Louisa E. Wallace


Postgraduate Research Student
M.Phil., M.Res., B.Sc.(Hons)

Academic and research departments

School of Biosciences and Medicine.

University roles and responsibilities

  • PGR Representative (Department of Microbial Sciences)
  • PGR Transitions Mentor

My qualifications

2013
B.Sc.(Hons) Biochemistry
University of St Andrews
2014
M.Res. Infection and Immunobiology (Virology) with Distinction
University of Glasgow
2019
M.Phil. Molecular Virology and Immunology
University of Surrey

My publications

Publications

Dengue virus (DENV) is the most significant arthropod-borne virus (arbovirus) of humans, primarily transmitted by Aedes aegypti mosquitoes. Currently there are no specific therapeutics and the existing vaccine exhibits limited efficacy. Therefore, vector control remains the best approach to manage disease spread.

We previously demonstrated that DENV-2 infection does not induce innate immunodeficiency (IMD) signalling in the Ae. aegypti Aag2 cell line, recapitulating in vivo data from other groups. Furthermore, prior infection with DENV-2 reduces IMD signalling activation by classical immune stimuli. This project aimed to identify DENV-2 antagonist(s) responsible for this immune inhibition using an RT-qPCR-based screening platform in which IMD signalling is stimulated in cells expressing DENV-2 proteins individually. Our results identified NS4A as a tentative antagonist, which can now be used to enhance our understanding of Ae. aegypti antiviral immunity by investigating virus-host interactions.

The study of vector immunity is hampered by the lack of tools such as antibodies and cell lines. Our group previously created CRISPR-Cas9 knockout Aag2 cell lines, which lack genes essential in the innate immune pathways. These knockout cell lines were created from clonally selected Aag2 cells derived from the heterogeneous parental cell line, and this report also describes the final characterisation of these clones. Results confirm that the cells are embryonic in origin, which confounded our sex analysis. Aag2 clones were confirmed to be persistently infected insect-specific viruses, cell fusing agent virus and Phasi Charoen-like virus. Transfection efficiencies were also determined for the clones of interest. Finally, mutations introduced by CRISPR-Cas9 were characterised in cells derived from one of the clonally selected lines, with one clone identified as the intended mutant, however the IMD pathway-deficient cell clones were determined as wild type.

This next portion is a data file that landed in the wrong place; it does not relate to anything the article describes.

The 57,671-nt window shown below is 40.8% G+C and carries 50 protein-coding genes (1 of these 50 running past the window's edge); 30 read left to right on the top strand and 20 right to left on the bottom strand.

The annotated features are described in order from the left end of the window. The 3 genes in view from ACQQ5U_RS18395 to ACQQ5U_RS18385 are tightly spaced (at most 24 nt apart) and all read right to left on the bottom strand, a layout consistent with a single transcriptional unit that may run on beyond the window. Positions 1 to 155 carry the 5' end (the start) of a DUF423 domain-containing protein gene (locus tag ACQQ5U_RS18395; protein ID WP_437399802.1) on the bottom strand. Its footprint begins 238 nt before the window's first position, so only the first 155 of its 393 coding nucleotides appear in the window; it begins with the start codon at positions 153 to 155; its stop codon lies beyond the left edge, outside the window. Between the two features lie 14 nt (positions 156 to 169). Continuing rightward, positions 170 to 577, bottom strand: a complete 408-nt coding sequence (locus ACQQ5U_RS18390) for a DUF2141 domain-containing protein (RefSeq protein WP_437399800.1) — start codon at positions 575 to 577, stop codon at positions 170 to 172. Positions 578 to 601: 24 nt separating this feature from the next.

Ultimately insights into vector antiviral immunity may contribute towards development of transmission-incompetent mosquitoes, thereby reducing the global burden of dengue.

Ribeiro José M. C., Fredericks Anthony C., Russell Tiffany A., Wallace Louisa E., Davidson Andrew D., Fernandez-Sesma Ana, Maringer Kevin (2019) Aedes aegypti (Aag2)-derived clonal mosquito cell lines reveal the effects of pre-existing persistent infection with the insect-specific bunyavirus Phasi Charoen-like virus on arbovirus replication, PLOS Neglected Tropical Diseases 13 (11) e0007346 pp. 1-25 Public Library of Science

Background

Aedes aegypti is a vector mosquito of major public health importance, transmitting arthropod-borne viruses (arboviruses) such as chikungunya, dengue, yellow fever and Zika viruses. Wild mosquito populations are persistently infected at high prevalence with insect-specific viruses that do not replicate in vertebrate hosts. In experimental settings, acute infections with insect-specific viruses have been shown to modulate arbovirus infection and transmission in Ae. aegypti and other vector mosquitoes. However, the impact of persistent insect-specific virus infections, which arboviruses encounter more commonly in nature, has not been investigated extensively. Cell lines are useful models for studying virus-host interactions, however the available Ae. aegypti cell lines are poorly defined and heterogenous cultures.

Methodology/Principle findings

We generated single cell-derived clonal cell lines from the commonly used Ae. aegypti cell line Aag2. Two of the fourteen Aag2-derived clonal cell lines generated harboured markedly and consistently reduced levels of the insect-specific bunyavirus Phasi Charoen-like virus (PCLV) known to persistently infect Aag2 cells. In contrast to studies with acute insect-specific virus infections in cell culture and in vivo, we found that pre-existing persistent PCLV infection had no major impact on the replication of the flaviviruses dengue virus and Zika virus, the alphavirus Sindbis virus, or the rhabdovirus vesicular stomatitis virus. We also performed a detailed characterisation of the morphology, transfection efficiency and immune status of our Aag2-derived clonal cell lines, and have made a clone that we term Aag2-AF5 available to the research community as a well-defined cell culture model for arbovirus-vector interaction studies.

Conclusions/Significance

Our findings highlight the need for further in vivo studies that more closely recapitulate natural arbovirus transmission settings in which arboviruses encounter mosquitoes harbouring persistent rather than acute insect-specific virus infections. Furthermore, we provide the well-characterised Aag2-derived clonal cell line as a valuable resource to the arbovirus research community.

Additional publications